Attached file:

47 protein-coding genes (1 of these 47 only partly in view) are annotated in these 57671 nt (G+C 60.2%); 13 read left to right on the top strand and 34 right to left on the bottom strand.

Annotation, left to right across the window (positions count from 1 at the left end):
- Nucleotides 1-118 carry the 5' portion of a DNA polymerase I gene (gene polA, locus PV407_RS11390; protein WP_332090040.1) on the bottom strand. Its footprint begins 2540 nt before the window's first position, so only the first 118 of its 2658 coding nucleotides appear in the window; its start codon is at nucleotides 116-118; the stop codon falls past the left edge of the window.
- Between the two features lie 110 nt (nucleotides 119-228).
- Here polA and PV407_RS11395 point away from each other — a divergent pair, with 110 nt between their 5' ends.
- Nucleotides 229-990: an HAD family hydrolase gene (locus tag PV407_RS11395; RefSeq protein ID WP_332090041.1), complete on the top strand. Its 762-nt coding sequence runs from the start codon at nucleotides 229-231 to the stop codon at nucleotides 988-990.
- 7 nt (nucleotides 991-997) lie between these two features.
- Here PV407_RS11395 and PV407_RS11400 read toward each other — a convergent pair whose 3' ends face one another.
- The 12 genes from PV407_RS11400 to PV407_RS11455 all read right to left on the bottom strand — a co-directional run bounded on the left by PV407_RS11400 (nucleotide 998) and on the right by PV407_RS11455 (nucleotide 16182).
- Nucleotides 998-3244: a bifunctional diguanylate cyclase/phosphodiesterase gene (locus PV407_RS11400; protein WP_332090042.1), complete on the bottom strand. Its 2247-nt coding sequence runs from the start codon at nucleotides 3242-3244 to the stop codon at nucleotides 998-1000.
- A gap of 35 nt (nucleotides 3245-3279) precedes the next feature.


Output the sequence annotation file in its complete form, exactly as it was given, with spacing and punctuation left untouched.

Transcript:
47 protein-coding genes (1 of these 47 only partly in view) are annotated in these 57671 nt (G+C 60.2%); 13 read left to right on the top strand and 34 right to left on the bottom strand.

Annotation, left to right across the window (positions count from 1 at the left end):
- Nucleotides 1-118 carry the 5' portion of a DNA polymerase I gene (gene polA, locus PV407_RS11390; protein WP_332090040.1) on the bottom strand. Its footprint begins 2540 nt before the window's first position, so only the first 118 of its 2658 coding nucleotides appear in the window; its start codon is at nucleotides 116-118; the stop codon falls past the left edge of the window.
- Between the two features lie 110 nt (nucleotides 119-228).
- Here polA and PV407_RS11395 point away from each other — a divergent pair, with 110 nt between their 5' ends.
- Nucleotides 229-990: an HAD family hydrolase gene (locus tag PV407_RS11395; RefSeq protein ID WP_332090041.1), complete on the top strand. Its 762-nt coding sequence runs from the start codon at nucleotides 229-231 to the stop codon at nucleotides 988-990.
- 7 nt (nucleotides 991-997) lie between these two features.
- Here PV407_RS11395 and PV407_RS11400 read toward each other — a convergent pair whose 3' ends face one another.
- The 12 genes from PV407_RS11400 to PV407_RS11455 all read right to left on the bottom strand — a co-directional run bounded on the left by PV407_RS11400 (nucleotide 998) and on the right by PV407_RS11455 (nucleotide 16182).
- Nucleotides 998-3244: a bifunctional diguanylate cyclase/phosphodiesterase gene (locus PV407_RS11400; protein WP_332090042.1), complete on the bottom strand. Its 2247-nt coding sequence runs from the start codon at nucleotides 3242-3244 to the stop codon at nucleotides 998-1000.
- A gap of 35 nt (nucleotides 3245-3279) precedes the next feature.